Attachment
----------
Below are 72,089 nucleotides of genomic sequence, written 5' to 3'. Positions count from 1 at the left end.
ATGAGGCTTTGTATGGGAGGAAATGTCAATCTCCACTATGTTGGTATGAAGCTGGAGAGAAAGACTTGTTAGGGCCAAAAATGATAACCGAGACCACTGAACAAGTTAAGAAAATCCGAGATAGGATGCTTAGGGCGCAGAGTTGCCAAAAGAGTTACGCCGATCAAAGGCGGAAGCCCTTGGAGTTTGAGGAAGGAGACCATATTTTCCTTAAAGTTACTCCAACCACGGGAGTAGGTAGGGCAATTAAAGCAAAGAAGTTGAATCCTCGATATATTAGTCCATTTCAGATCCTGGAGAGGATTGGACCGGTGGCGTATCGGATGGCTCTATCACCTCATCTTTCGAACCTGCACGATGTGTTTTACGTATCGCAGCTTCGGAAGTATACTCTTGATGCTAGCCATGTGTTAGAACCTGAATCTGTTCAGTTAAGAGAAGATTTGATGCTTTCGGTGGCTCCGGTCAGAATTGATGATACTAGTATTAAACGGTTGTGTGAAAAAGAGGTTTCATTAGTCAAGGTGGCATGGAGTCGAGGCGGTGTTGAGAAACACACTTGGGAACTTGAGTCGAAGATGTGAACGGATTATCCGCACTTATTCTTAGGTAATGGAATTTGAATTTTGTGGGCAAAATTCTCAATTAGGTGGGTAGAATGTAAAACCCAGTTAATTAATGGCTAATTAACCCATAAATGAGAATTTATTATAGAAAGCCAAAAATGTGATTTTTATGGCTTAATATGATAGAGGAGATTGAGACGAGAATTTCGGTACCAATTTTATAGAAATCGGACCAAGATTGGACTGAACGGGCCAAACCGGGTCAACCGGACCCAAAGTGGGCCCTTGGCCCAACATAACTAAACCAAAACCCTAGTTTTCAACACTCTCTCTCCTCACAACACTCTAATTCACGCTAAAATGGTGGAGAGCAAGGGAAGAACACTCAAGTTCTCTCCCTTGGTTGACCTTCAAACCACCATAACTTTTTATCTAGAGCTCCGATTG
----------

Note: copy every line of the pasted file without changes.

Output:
Below are 72,089 nucleotides of genomic sequence, written 5' to 3'. Positions count from 1 at the left end.
ATGAGGCTTTGTATGGGAGGAAATGTCAATCTCCACTATGTTGGTATGAAGCTGGAGAGAAAGACTTGTTAGGGCCAAAAATGATAACCGAGACCACTGAACAAGTTAAGAAAATCCGAGATAGGATGCTTAGGGCGCAGAGTTGCCAAAAGAGTTACGCCGATCAAAGGCGGAAGCCCTTGGAGTTTGAGGAAGGAGACCATATTTTCCTTAAAGTTACTCCAACCACGGGAGTAGGTAGGGCAATTAAAGCAAAGAAGTTGAATCCTCGATATATTAGTCCATTTCAGATCCTGGAGAGGATTGGACCGGTGGCGTATCGGATGGCTCTATCACCTCATCTTTCGAACCTGCACGATGTGTTTTACGTATCGCAGCTTCGGAAGTATACTCTTGATGCTAGCCATGTGTTAGAACCTGAATCTGTTCAGTTAAGAGAAGATTTGATGCTTTCGGTGGCTCCGGTCAGAATTGATGATACTAGTATTAAACGGTTGTGTGAAAAAGAGGTTTCATTAGTCAAGGTGGCATGGAGTCGAGGCGGTGTTGAGAAACACACTTGGGAACTTGAGTCGAAGATGTGAACGGATTATCCGCACTTATTCTTAGGTAATGGAATTTGAATTTTGTGGGCAAAATTCTCAATTAGGTGGGTAGAATGTAAAACCCAGTTAATTAATGGCTAATTAACCCATAAATGAGAATTTATTATAGAAAGCCAAAAATGTGATTTTTATGGCTTAATATGATAGAGGAGATTGAGACGAGAATTTCGGTACCAATTTTATAGAAATCGGACCAAGATTGGACTGAACGGGCCAAACCGGGTCAACCGGACCCAAAGTGGGCCCTTGGCCCAACATAACTAAACCAAAACCCTAGTTTTCAACACTCTCTCTCCTCACAACACTCTAATTCACGCTAAAATGGTGGAGAGCAAGGGAAGAACACTCAAGTTCTCTCCCTTGGTTGACCTTCAAACCACCATAACTTTTTATCTAGAGCTCCGATTG